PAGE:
Lit Up Late (1/3)

Something crucial often gets lost at a literary event. There’s a thrill in seeing an author you admire in the flesh, getting your new book signed and personalized, getting to ask a question during a Q&A. There’s revelation in hearing a sentence uttered by its creator, the inflections you wouldn’t have ascribed to a line. There’s the community of the event, being surrounded by fellow readers. There are often snacks, sometimes free booze, sometimes raffles and giveaways. Sometimes literary events have little to do with literature-see Revolver’s amazing boxing party from a couple years ago. Sometimes the whole point of going to a literary event is just to reassure yourself that people who like to read aren’t going extinct. There are many of us, and we’re not going anywhere. So what’s that crucial missing component?

Oh yeah. Books.

murakami mitchell darnielle Continue reading

Marisha Pessl

by guest contributor Josh Plattner

“Mortal fear is as crucial a thing to our lives as love. It cuts to the core of our being and shows us what we are. Will you step back and cover your eyes? Or will you have the strength to walk to the precipice and look out?”

I was sweating, and no one was surprised.

Lit events always incite this unsettling mixture of excitement and anxiety within me. Is it the anticipation of the author’s reading? Is it questions of whom I might run into? Maybe it’s the perpetual nagging of an inner voice whispering: ‘the author won’t even like you!’ (That’s too neurotic, right? Can’t possibly be healthy. Like, who actually cares if an author is a fan of someone they’ve never met and, likely, will never interact with? Well certainly not me and I definitely didn’t fixate on Marisha’s failure to respond to my tweet inquiring about the designer of her killer heels!) Continue reading

Tao Lin

8430331964_d17994fbab 2 Common Good Books and Paper Darts teamed up to host Tao Lin, author of the divisive and gloriously covered Taipei (as well as cult-faves Richard Yates, Eeeee Eee Eeee, and You Are a Little Bit Happier Than I Am, as well as a few others) to the Paper Darts Pop Up last Wednesday, June 26, 2013.  Tao Lin is heralded among many for his active online persona (which happens to be a subject of his new novel, though the book isn’t fully autobiographical–merely about a novelist with an active online persona). For all of his many admirers, however, his new book seems to have achieved that odd and bittersweet career milestone of widespread yet often negative critical attention, at least in traditional media outlets like the LA Times, NPR, and even the Millions. Continue reading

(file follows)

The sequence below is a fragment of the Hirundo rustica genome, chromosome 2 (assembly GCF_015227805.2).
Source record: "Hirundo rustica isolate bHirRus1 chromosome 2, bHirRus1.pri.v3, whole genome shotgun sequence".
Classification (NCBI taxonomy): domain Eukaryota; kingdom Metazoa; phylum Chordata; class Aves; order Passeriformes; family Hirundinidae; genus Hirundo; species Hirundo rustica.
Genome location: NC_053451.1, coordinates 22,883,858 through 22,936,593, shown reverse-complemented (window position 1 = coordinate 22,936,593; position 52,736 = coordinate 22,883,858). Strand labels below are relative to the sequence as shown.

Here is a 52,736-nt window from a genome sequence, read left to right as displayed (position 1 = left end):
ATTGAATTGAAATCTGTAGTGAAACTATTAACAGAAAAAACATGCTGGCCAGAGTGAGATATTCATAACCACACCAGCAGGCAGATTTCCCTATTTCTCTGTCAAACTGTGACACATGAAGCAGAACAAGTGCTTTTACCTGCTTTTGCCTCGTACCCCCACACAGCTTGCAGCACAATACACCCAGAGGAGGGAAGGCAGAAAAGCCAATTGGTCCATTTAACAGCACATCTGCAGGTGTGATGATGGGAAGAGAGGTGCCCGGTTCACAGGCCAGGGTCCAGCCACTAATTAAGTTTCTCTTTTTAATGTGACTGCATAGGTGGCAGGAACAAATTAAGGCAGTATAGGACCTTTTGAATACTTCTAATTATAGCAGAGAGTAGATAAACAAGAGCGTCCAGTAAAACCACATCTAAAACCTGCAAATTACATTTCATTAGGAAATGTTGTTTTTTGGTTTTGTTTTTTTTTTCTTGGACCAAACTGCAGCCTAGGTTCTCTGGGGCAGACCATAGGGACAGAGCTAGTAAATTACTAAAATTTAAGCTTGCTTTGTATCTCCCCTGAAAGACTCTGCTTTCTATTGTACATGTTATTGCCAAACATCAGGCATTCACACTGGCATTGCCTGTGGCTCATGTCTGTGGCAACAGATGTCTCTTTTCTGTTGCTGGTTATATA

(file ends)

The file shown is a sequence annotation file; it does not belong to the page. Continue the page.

Deborah Baker

I was torn this evening. On the one hand, Deborah Baker was making a rare appearance in the Twin Cities in support of her 2011 National Book Award finalist The Convert (Graywolf Press). No doubt she’d have Common Good Books hopping with fans, readers, and a solid cohort of Graywolf personnel. Just down the road, however, Peter Geye was reading at SubText: A Bookstore in support of his recently released and much-buzzed-about The Lighthouse Road (Unbridled Books).  There are few novels I’m more excited about than this one, and this would be a chance to hear him read from it before it starts garnering awards of its own.  What’s a lit-lover to do? Continue reading

Paula Bomer & Scott Wrobel

A strange thing happened at Common Good Books on Tuesday, November 27 2012. Paula Bomer, author of Nine Months (SoHo Press), and Scott Wrobel, author of Cul de Sac (Sententia Books), shared a podium and read excerpts from their respective books. What gave this event a bit of idiosyncrasy was that, rather than being mere colleagues or cohorts or simply literary peers, Bomer served as editor and publisher of Wrobel’s work. What’s more, after two years of poring over and working on the manuscript that would become Cul de Sac, Tuesday night marked the first time the two had every actually met in person. Continue reading

Ian Frazier

I first read Ian Frazier, much like many who have read Ian Frazier, in the pages of the New Yorker. His name was already familiar to me for his work as a humorist: he wrote, among other things, the “Cursing Mommy” columns. But it was his quasi-serialized travelogue that later went on to be published, in much fuller form, as the book Travels in Siberia that really caught my attention. He’d written exquisite nonfiction before this (Great Plains, On the Rez), but I’m a helpless Russophile, and Travels in Siberia seemed specifically designed for me. It’s a vast, calm, sometimes chilling account of a journey through a landscape with similar attributes. It’s one of my favorite books for its realistic, measured, and patient voice–attributes which are nowhere to be found in the book (and persona) that Frazier was in town to promote this Sunday, November 11, at Common Good Books in Saint Paul. Continue reading

Heartland Fall Forum